A fellow brand strategist recently wrote a LinkedIn post about “motivating” an expected customer behavior. It made me think. I get doing a deep dive on what motivates customer behavior — but I’m not sure I want to build motivation in to my brand strategy claim. This may go against the grain but “Just Do It” is a great advertising line but in my mind it’s not a good brand strategy claim.
Bear with me here.
When gathering and developing insights that feed the brand claim, I delve into customer Care-abouts and brand Good-ats. By addressing these values my hope is it results in motivation. By jumping straight to the motivation or promoting the desired behavior I believe we’ve defaulted to advertising. I repeat, by jumping to straight up motivation, we’re advertising.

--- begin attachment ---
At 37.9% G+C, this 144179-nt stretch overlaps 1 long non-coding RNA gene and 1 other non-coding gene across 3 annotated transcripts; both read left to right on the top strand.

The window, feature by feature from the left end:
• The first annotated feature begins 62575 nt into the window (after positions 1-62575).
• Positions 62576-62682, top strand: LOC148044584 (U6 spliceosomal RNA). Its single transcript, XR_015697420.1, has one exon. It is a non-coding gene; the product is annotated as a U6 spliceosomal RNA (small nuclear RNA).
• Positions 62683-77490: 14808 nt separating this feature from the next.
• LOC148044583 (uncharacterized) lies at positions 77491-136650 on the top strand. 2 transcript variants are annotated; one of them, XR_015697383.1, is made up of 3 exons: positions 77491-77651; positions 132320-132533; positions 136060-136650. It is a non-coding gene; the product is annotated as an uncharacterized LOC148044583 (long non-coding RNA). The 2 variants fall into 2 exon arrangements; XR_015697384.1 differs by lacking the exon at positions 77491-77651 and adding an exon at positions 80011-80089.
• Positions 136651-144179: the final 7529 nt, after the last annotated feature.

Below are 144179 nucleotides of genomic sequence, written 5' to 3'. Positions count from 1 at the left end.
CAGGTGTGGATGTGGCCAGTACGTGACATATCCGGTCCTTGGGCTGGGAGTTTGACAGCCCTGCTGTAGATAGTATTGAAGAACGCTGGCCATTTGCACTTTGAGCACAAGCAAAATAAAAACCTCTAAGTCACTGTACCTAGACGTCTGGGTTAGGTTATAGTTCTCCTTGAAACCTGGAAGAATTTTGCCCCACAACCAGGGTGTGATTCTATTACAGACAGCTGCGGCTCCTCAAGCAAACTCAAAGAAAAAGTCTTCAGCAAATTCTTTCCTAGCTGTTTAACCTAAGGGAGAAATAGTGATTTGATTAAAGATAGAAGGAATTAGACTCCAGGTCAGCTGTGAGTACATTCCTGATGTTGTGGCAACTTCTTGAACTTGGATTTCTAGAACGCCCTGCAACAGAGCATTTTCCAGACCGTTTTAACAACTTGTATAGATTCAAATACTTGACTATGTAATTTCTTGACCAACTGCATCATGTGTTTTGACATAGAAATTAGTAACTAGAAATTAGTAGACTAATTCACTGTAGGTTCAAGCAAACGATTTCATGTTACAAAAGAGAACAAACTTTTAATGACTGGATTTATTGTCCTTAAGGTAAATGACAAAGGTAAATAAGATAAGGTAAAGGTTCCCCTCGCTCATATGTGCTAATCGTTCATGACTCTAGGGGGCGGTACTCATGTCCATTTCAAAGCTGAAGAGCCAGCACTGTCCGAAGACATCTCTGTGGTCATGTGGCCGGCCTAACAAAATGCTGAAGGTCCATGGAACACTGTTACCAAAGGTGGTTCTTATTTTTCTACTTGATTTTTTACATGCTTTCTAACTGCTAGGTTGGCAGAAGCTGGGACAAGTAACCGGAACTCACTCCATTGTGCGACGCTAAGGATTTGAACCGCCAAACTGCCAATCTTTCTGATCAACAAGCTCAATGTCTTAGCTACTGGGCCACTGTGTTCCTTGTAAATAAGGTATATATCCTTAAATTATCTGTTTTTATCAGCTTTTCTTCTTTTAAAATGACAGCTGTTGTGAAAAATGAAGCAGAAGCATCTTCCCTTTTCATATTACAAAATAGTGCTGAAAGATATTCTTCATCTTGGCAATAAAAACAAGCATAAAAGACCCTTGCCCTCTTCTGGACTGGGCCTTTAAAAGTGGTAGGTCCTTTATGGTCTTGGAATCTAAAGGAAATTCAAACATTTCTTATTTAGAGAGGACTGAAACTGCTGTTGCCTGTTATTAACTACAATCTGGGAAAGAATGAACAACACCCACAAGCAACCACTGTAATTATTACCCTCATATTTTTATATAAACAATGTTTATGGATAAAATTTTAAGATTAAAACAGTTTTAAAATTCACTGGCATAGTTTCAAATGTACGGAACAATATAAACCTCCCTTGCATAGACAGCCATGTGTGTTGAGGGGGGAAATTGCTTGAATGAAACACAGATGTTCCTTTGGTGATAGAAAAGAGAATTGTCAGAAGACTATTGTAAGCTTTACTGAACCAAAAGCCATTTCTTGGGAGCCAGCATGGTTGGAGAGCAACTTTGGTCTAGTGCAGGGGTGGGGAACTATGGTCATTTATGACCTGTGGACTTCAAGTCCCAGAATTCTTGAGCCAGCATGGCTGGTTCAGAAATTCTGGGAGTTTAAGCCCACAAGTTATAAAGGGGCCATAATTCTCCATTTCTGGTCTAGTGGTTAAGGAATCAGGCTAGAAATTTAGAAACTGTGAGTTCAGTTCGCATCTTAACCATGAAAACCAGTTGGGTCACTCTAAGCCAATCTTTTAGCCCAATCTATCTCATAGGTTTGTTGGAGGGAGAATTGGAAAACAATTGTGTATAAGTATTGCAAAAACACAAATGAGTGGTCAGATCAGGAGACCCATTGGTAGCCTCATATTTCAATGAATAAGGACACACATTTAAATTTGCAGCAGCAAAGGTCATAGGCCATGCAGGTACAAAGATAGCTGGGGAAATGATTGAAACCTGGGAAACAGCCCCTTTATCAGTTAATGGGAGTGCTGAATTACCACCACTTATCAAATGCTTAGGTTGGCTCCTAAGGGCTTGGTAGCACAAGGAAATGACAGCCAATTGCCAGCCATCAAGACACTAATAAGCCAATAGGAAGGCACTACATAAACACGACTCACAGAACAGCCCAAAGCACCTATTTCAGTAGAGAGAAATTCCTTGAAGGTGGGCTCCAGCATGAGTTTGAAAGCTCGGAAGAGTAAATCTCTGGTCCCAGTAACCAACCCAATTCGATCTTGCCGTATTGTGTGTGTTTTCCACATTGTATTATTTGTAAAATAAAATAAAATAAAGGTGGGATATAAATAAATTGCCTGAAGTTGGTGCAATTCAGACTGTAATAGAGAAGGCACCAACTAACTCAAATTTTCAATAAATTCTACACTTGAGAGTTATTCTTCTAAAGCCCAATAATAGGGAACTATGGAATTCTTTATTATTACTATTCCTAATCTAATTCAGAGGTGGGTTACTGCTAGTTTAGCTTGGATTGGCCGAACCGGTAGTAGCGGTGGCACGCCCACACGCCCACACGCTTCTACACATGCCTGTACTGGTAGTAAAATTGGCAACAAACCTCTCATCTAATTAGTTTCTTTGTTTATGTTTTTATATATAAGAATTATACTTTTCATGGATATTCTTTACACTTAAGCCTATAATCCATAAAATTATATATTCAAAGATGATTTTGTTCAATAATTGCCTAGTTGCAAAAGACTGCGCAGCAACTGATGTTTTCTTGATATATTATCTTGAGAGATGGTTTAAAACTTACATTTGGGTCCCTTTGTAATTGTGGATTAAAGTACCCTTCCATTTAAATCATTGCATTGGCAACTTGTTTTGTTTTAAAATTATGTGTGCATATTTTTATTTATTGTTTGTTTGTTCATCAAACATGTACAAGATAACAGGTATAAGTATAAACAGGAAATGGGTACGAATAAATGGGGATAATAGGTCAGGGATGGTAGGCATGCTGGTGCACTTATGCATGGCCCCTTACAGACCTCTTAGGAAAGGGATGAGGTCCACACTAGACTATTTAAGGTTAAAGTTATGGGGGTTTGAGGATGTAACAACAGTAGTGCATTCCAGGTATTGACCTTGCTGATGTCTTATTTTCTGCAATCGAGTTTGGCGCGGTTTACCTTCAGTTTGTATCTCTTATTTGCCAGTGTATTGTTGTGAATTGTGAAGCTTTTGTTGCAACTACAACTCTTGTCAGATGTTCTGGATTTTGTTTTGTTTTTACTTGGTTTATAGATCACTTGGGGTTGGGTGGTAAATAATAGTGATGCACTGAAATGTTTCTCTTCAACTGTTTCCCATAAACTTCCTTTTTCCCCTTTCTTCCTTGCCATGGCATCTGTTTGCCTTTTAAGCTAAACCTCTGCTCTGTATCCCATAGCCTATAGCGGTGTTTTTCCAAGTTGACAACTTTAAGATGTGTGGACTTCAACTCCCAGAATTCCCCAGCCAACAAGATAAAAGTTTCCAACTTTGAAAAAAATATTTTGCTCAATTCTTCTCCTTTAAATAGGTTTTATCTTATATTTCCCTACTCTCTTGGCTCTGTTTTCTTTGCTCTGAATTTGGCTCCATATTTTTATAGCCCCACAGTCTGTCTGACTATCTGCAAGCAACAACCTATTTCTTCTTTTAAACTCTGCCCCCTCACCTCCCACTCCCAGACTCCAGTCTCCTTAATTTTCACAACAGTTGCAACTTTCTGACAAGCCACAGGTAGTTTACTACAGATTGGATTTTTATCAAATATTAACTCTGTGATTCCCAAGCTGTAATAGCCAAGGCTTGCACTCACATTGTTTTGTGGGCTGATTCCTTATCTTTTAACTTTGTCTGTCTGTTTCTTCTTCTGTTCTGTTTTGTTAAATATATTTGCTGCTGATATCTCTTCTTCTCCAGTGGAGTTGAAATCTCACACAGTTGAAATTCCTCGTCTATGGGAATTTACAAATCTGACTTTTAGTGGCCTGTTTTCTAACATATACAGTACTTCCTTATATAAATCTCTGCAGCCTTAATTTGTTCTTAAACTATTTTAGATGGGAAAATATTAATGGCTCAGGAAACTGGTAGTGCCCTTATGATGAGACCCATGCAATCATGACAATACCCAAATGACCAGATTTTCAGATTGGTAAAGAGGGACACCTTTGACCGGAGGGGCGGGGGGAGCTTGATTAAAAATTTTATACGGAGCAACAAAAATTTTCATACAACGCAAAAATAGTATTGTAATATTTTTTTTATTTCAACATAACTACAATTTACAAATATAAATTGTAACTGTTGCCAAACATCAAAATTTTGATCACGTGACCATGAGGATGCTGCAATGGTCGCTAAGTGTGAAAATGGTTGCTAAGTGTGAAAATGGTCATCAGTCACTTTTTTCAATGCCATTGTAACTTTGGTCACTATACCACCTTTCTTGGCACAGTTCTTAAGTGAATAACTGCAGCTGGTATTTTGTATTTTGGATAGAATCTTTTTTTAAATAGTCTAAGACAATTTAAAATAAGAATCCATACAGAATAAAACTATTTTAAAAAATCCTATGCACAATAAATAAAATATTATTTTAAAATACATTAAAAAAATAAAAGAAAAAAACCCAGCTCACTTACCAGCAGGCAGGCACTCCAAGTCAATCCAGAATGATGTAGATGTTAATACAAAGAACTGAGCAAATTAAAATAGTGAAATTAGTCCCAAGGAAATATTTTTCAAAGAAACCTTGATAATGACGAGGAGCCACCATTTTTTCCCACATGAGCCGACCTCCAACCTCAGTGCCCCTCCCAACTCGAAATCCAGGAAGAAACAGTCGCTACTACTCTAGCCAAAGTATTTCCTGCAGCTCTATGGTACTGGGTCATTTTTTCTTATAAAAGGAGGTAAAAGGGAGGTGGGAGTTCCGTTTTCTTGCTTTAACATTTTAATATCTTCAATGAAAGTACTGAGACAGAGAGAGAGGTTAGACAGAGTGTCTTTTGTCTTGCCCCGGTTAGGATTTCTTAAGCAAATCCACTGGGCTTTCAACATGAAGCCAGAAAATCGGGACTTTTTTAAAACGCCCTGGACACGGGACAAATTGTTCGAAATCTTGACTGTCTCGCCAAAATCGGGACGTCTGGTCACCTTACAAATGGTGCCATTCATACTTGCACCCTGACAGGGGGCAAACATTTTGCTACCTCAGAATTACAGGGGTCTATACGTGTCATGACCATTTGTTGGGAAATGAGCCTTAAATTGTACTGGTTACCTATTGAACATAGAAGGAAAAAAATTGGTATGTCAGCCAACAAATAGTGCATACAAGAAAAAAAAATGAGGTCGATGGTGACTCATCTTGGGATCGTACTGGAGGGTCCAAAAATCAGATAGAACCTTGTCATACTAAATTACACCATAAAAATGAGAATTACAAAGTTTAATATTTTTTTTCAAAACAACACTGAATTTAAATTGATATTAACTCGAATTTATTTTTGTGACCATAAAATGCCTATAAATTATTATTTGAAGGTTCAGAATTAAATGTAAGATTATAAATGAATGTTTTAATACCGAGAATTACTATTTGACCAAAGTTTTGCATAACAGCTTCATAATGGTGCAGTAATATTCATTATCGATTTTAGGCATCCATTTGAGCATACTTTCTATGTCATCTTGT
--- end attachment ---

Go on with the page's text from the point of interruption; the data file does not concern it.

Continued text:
“Improve your ass” might be a better brand strategy claim for Nike. It encourages proper advertising. Is it motivation? I don’t think so. It’s a declarative statement, a scold. It’s a Care-about. “I want to improve my ass.” “If I improve my ass the rest will follow” or whatever.
I can build three proof planks around “Improve my ass” where I can’t (not easily) around “Just Do It.”
Brand planners need not motivate. Their efforts are best spent creating an environment in which motivation results. Let the ad agencies motivate. How do we do that? By immersing oneself in the Careabouts and Good-ats.